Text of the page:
U.S. Secretary of Education Betsy DeVos has been thinking of tossing or tweaking Obama-era guidance that seeks to address serious discipline disparities between racial minorities and their white peers. And on Wednesday, she held a summit in Washington to hear from both fans and critics of the guidance.
That 2014 civil rights guidance—jointly issued by the U.S. Departments of Education and Justice—put schools on notice that they may be found in violation of federal civil rights laws if they enforce intentionally discriminatory rules, or if their policies lead to disproportionately higher rates of discipline for students in one racial group, even if those policies were written without discriminatory intent.
The guidance has divided the education community. Opponents, including educators, say the document has had a chilling effect on local decisionmaking in school discipline. But supporters, including educators as well as civil rights advocates, say the guidance has been instrumental in protecting the civil rights of students who are often overlooked. And it has motivated states and districts to re-examine their disciplinary practices, making changes that have benefited all kids.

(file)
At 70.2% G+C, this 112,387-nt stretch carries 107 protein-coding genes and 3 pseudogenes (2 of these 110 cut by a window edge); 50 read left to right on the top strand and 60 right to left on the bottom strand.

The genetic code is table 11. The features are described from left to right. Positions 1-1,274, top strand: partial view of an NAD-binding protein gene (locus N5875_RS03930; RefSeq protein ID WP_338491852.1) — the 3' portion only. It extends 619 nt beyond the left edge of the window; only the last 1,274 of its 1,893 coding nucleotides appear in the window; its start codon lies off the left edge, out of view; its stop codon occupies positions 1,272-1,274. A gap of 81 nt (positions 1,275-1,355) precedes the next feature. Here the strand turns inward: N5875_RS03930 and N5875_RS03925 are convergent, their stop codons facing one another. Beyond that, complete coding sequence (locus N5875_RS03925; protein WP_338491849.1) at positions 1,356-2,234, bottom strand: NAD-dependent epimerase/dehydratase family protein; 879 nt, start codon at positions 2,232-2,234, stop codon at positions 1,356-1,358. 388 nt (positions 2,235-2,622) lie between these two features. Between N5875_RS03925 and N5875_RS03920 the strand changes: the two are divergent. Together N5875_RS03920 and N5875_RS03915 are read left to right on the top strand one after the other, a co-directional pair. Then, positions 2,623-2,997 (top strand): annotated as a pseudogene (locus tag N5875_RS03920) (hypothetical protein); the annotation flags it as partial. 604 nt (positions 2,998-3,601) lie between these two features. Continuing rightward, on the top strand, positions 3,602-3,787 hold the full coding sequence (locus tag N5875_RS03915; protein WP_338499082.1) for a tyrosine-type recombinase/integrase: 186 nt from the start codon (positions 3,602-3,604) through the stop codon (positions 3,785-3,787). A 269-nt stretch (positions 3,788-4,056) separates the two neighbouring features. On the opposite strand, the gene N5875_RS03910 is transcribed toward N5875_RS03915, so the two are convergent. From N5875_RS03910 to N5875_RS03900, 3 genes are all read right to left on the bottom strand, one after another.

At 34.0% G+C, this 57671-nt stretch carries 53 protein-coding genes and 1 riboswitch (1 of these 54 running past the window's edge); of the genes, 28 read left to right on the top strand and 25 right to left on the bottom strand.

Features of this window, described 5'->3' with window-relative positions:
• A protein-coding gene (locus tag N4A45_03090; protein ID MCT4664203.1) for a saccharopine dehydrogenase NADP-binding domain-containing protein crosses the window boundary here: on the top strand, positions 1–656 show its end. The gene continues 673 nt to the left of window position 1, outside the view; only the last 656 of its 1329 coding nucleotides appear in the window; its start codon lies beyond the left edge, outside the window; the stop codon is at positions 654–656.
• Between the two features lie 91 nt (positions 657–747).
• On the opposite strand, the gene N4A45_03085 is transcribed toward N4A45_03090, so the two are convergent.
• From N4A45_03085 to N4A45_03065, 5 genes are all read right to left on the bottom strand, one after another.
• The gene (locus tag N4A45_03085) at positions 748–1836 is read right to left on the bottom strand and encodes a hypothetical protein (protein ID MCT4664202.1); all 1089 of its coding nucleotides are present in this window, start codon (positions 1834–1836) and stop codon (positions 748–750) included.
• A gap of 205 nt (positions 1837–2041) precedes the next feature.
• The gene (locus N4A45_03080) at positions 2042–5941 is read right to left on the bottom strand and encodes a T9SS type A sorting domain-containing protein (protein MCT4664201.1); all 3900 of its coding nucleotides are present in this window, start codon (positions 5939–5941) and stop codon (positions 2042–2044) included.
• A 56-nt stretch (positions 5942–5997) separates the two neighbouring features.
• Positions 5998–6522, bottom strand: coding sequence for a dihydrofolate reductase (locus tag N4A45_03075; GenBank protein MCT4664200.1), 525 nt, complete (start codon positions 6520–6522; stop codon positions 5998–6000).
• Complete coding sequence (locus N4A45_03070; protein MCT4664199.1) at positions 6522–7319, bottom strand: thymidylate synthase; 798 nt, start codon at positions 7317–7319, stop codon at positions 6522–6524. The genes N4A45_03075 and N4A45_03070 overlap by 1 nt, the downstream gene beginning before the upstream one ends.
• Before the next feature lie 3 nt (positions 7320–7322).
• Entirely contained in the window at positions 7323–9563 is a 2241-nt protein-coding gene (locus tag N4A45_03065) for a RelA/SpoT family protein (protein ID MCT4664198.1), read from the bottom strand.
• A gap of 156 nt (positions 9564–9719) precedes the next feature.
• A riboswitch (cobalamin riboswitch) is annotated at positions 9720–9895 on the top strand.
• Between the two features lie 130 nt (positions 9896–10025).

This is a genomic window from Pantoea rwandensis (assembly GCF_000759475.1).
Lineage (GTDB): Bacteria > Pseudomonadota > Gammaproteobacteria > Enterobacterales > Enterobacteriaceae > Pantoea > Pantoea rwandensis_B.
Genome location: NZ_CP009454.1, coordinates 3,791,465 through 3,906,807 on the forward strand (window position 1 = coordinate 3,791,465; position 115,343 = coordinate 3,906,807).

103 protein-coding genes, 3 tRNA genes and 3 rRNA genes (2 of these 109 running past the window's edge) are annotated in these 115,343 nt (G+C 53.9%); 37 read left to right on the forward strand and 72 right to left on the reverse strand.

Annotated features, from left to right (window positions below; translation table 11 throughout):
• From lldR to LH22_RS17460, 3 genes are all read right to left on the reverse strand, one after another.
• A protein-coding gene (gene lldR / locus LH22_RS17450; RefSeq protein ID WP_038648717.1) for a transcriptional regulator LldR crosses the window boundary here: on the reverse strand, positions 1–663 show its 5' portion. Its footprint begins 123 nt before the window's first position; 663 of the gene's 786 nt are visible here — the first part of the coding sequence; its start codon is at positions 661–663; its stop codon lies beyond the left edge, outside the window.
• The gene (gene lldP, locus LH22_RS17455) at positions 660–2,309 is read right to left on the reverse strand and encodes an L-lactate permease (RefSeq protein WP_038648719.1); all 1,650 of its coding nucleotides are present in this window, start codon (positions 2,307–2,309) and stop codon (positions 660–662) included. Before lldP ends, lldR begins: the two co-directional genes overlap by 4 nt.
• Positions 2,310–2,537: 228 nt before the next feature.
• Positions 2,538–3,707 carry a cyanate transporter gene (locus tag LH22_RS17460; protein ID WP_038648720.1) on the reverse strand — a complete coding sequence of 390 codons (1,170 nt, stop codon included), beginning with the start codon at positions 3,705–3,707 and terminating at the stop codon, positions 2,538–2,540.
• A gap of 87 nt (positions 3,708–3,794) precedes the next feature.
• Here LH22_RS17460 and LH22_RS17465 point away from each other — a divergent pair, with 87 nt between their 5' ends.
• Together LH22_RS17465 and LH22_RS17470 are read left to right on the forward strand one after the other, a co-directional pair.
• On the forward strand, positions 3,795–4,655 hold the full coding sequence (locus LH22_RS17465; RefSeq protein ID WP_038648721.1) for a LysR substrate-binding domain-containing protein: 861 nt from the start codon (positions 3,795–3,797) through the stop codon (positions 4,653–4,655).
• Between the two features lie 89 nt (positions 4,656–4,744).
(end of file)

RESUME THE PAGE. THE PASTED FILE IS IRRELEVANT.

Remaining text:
Evie Blad and I have a full explanation of the issue, and comments from both sides of the debate, in a post over at Rules for Engagement. When you’re done reading that, please check out this commentary piece from former Obama officials on just why they wrote the guidance in the first place.
Photo: Secretary of Education Betsy DeVos speaks at a news conference on March 7, in Coral Springs, Fla., following a visit to Marjory Stoneman Douglas High School. (Lynne Sladky/AP)
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